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Enhancing plant gene annotation and gene expression analysis

Duckweed gene annotation and expression

Duckweed is the fastest growing plant on Earth, and this attribute, combined with its small genome, minimal gene set, aquatic lifestyle, and transformation system are behind its recent resurgence as a model research organism. Furthermore, some species of duckweed such as Wolffia arrhizal, known as khai-nam (or ‘eggs of the water’) in Thailand, are edible, offering the potential for a new generation of fast-growing, nutritious, and sustainable crops.

Comprised of five genera (Spirodela, Landoltia, Lemna, Wolffiella, and Wolffia), duckweed genome sizes span an order of magnitude — from 150 Mb (Spirodela) to 1,881 Mb (Wolffia).

Possessing the largest body, smallest genome, and fewest genes, researchers at the J. Craig Venter Institute (JCVI) sought to further characterise the genome of Spirodela polyrhiza and study gene expression using full-length nanopore cDNA sequencing reads1. Initial genomic analysis using long nanopore sequencing reads and optical mapping allowed the generation of a highly contiguous genome assembly with chromosome-arm level resolution2. The assembly also allowed the identification of errors in previous reference genomes created using short-read sequencing technology. 

‘We demonstrate here the capability of the low-cost, long-read sequencing technologies such as the Oxford Nanopore platform to provide genome-wide, sequence-based validation of sequence assemblies at high resolution as well as to identify likely regions of mis-assembly in a genome draft’2

Daily light-dark cycles and the internal circadian clock drive most plant gene processes to specific times of the day, and, as such, time-of-day (TOD) sampling can provide greater insight into different gene expression networks. Utilising the long-read capability of nanopore technology, the JCVI team performed full-length cDNA (FL-cDNA) transcriptome sequencing of Spirodela polyrhiza samples taken every four hours over two days. The resultant expression data was found to be highly concordant to that obtained using short-read sequencing technology; however, as the nanopore reads were full length, far fewer of them were required to identify cycling genes (i.e. genes whose expression levels change dependent on time of day)1. The FL-cDNA reads were also found to provide more accurate gene models than those obtained using traditional short-read technology (Figure 8).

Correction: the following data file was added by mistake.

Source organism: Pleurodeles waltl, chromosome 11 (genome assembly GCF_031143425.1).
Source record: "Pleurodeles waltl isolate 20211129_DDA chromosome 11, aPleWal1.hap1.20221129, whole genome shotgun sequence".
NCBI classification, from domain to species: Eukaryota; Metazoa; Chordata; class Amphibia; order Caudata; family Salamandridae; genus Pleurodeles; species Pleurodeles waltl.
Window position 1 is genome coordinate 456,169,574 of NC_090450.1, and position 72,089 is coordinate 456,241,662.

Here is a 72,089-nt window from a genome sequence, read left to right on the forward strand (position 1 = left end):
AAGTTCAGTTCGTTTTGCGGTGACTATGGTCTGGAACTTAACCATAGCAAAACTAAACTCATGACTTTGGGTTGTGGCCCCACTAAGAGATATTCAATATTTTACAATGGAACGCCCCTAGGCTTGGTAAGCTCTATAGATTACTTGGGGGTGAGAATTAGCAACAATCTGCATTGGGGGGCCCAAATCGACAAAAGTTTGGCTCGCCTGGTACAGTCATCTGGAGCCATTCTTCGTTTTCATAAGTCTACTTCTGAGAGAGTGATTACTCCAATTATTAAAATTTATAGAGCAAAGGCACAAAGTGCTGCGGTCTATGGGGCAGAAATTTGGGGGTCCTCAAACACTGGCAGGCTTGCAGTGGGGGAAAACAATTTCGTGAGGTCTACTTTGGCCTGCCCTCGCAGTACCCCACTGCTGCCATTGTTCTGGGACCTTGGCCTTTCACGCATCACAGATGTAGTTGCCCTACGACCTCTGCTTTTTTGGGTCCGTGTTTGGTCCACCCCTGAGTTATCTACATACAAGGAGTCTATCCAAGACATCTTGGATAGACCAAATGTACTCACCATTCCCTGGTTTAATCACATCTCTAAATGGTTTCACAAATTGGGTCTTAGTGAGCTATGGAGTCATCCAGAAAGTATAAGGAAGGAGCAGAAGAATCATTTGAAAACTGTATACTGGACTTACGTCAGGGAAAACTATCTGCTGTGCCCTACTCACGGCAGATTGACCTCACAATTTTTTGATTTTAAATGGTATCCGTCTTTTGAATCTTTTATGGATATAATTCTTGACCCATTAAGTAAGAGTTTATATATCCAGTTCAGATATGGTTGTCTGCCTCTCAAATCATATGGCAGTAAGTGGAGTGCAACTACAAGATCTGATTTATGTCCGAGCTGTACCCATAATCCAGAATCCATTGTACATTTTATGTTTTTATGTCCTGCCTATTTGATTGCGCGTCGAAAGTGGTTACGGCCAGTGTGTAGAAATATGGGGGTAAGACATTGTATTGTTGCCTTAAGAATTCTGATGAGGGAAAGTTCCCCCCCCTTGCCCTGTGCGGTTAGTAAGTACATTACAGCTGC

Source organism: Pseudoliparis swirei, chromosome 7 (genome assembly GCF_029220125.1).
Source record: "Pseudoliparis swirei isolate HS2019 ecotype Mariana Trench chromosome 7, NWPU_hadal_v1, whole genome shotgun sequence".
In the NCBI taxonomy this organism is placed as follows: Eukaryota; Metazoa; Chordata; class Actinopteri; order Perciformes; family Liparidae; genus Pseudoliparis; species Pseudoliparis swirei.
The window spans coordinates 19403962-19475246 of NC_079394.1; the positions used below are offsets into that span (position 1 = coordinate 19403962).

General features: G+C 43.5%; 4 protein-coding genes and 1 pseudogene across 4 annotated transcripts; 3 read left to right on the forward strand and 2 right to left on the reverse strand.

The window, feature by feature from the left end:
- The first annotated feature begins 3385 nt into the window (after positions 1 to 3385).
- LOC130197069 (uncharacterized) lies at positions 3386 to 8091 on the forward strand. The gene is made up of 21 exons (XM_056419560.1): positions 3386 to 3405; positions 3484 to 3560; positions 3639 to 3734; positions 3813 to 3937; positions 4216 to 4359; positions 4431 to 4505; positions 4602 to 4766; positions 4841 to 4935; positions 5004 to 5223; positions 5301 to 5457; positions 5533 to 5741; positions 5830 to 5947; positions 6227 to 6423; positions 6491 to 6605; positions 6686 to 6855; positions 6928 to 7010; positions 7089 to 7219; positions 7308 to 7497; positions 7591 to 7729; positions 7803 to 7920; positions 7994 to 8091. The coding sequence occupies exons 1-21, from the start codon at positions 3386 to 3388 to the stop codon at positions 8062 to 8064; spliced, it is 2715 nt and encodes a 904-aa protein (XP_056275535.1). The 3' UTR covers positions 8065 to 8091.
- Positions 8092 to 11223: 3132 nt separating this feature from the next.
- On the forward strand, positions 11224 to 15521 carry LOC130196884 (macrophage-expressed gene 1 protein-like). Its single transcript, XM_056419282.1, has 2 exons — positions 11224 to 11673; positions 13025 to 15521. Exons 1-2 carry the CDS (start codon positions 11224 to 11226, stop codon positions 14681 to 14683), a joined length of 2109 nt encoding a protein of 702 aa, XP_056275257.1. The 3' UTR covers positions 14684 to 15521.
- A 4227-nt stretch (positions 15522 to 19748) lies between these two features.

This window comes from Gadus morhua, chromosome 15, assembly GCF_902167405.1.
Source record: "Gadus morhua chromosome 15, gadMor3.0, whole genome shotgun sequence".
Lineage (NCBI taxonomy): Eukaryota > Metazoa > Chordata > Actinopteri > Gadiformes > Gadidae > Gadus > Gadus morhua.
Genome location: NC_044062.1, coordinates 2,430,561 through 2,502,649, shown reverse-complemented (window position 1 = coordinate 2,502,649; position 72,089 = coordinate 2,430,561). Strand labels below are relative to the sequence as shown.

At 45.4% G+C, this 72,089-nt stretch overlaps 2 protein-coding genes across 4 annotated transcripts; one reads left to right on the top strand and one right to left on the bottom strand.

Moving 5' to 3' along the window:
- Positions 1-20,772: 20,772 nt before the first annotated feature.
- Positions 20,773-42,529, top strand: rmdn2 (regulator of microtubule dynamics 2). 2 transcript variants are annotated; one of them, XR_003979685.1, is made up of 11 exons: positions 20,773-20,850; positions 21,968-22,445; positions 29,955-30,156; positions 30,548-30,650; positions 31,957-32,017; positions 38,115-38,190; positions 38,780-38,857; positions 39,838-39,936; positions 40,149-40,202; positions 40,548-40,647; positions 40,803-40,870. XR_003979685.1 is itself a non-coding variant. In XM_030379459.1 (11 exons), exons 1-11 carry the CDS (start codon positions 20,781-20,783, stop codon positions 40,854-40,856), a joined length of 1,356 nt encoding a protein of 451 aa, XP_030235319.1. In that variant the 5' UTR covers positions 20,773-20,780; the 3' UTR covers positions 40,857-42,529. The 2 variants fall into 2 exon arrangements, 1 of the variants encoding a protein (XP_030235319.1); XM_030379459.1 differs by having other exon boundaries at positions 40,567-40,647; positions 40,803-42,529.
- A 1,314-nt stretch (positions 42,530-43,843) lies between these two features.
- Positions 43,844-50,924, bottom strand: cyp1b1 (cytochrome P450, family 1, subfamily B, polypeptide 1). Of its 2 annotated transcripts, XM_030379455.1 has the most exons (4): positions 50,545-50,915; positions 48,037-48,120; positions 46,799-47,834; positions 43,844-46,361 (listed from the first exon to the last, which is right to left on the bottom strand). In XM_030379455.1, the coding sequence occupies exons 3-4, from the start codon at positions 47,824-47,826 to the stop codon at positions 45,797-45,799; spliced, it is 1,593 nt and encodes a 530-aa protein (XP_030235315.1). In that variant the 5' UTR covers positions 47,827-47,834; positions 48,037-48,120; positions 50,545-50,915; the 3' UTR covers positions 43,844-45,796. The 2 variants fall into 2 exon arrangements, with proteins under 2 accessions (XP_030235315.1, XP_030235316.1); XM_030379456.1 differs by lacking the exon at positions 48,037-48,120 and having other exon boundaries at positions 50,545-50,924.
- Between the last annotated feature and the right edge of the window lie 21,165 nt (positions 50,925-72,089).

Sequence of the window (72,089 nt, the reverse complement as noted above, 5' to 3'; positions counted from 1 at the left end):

Figure 8: Full-length cDNA sequencing using nanopore technology allowed the creation of more accurate gene models than provided by short-read sequencing technology. Figure kindly provided by Professor Todd Michael, JCVI, US1

Critically, the long nanopore reads also enabled the identification of many more alternative gene transcripts, enabling more powerful, comprehensive analyses (Figure 9).

Figure 9: Full-length nanopore cDNA sequencing reads enabled the identification of more transcript isoforms than a traditional short-read RNA-Seq methodology. Figure kindly provided by Professor Todd Michael, JCVI, US1.

Using FL-cDNA reads to analyse the expression of LHY, a key circadian clock gene, the team were able to correlate alternative isoform expression with different timepoints. In addition, a number of novel transcripts were identified that the team plan to further validate. Furthermore, the FL-cDNA allowed expression analysis of paralogous genes (caused by tandem repeats and whole genome duplications), revealing that these genes often have distinctly different expression levels and cycling. Lead researcher Professor Todd Michael described this as a ‘game-changer’ in plant gene expression analysis, allowing greater insights into polyploidy and recent genome duplications1. Highlighting the accessibility of nanopore technology, all of the library preparation and sequencing work was undertaken by an undergraduate student.

This case study is taken from the plant research white paper.

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  1. Michael, T. Full-length cDNA sequencing coupled to time-of-day sampling  enables enhanced gene prediction in the fastest growing plant on Earth. Presentation. Available at: [Accessed: 15 December 2019]
  2. Hoang, P.N.T. et al. Generating a high-confidence reference genome map of the Greater Duckweed by integration of cytogenomic, optical mapping, and Oxford Nanopore technologies. Plant J. 96(3):670-684 (2018).
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